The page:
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Nearly two-thirds of our planet is covered by water with more than 120 million Americans living near an ocean or Great Lake. Celebrate Ocean Month and learn more about USGS ocean science research! And, check out the June 11 News Release from The White House, “Ocean Policy Committee Delivers on Strategies and Recommendations to Advance Ocean Exploration”

Nearly two-thirds of our planet is covered by water with more than 120 million Americans living near an ocean or Great Lake. Growing worldwide demand for natural resources will increase our dependence on coastal and marine environments while people, infrastructure, and ecosystems face increasing risks from hazards. USGS Coastal and Marine Hazards and Resources scientists and staff study coastal and ocean resources and processes from shorelines and estuaries to the continental shelf and deep sea so that we can fulfill our vision for a nation prepared for coastal and ocean changes.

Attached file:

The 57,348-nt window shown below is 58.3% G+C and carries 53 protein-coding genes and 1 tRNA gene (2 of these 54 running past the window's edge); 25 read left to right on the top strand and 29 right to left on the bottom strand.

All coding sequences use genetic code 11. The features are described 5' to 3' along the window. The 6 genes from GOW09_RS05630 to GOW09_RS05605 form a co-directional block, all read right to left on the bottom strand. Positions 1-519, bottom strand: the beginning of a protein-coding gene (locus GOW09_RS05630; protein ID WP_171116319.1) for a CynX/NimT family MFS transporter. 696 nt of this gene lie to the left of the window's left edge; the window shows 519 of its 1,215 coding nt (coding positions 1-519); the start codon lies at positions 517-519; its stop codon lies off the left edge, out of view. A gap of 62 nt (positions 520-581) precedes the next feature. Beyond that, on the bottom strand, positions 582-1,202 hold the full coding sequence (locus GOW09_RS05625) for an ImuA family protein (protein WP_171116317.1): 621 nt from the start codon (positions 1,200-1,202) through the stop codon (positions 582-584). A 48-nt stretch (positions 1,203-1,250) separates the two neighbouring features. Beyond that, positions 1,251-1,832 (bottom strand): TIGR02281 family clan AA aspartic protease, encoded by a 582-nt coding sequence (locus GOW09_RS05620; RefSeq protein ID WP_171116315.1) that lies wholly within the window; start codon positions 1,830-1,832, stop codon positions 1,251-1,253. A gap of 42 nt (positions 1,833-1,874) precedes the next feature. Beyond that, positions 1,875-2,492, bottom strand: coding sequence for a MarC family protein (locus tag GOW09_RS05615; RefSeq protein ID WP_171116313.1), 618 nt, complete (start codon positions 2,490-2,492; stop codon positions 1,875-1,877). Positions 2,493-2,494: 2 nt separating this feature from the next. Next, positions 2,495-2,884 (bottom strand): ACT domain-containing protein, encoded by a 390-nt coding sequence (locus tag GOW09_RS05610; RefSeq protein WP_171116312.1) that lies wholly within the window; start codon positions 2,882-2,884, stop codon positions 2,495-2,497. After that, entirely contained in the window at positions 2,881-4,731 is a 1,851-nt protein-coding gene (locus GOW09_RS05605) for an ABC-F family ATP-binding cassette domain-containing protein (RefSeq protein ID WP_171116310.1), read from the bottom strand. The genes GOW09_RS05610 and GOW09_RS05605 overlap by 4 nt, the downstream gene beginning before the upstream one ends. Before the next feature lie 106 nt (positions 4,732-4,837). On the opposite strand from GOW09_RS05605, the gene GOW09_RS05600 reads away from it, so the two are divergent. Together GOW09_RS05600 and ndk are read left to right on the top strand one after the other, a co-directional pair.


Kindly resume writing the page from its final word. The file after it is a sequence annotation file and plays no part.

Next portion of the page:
“The USGS is proud to be an interagency partner in the efforts to increase American exploration of our planet’s ocean..." - Dr. Jim Reilly, USGS Director. Read the White House News Release from June 11, 2020.

Learn more about the science behind USGS research, in and on the ocean.

Underwater image of wave breaking over a coral reef
Ocean Ecosystems• Coral Reef Ecosystem Studies (CREST)• Coral Reef Project• Coral Microbial Ecology• DISCOVRE - Diversity, Systematics and Connectivity of Vulnerable Reef Ecosystems Project
Multicores onboard the research vessel Pelican
Exploring the Deep Sea• Climate and Environmental Change in the Gulf of Mexico and Caribbean• Gas Hydrates Project• Global Ocean Mineral Resources

 

Map of project research in United States and Canada
Seafloor Mapping• California Seafloor Mapping Program• Florida Coastal Mapping Program• Geologic Mapping of the Massachusetts Seafloor
Bathymetric terrain model of Queen Charlotte Fault area, with multichannel seismic lines in red
Submarine Hazards• EXPRESS: Expanding Pacific Research and Exploration of Submerged Systems• US West Coast and Alaska Marine Geohazards

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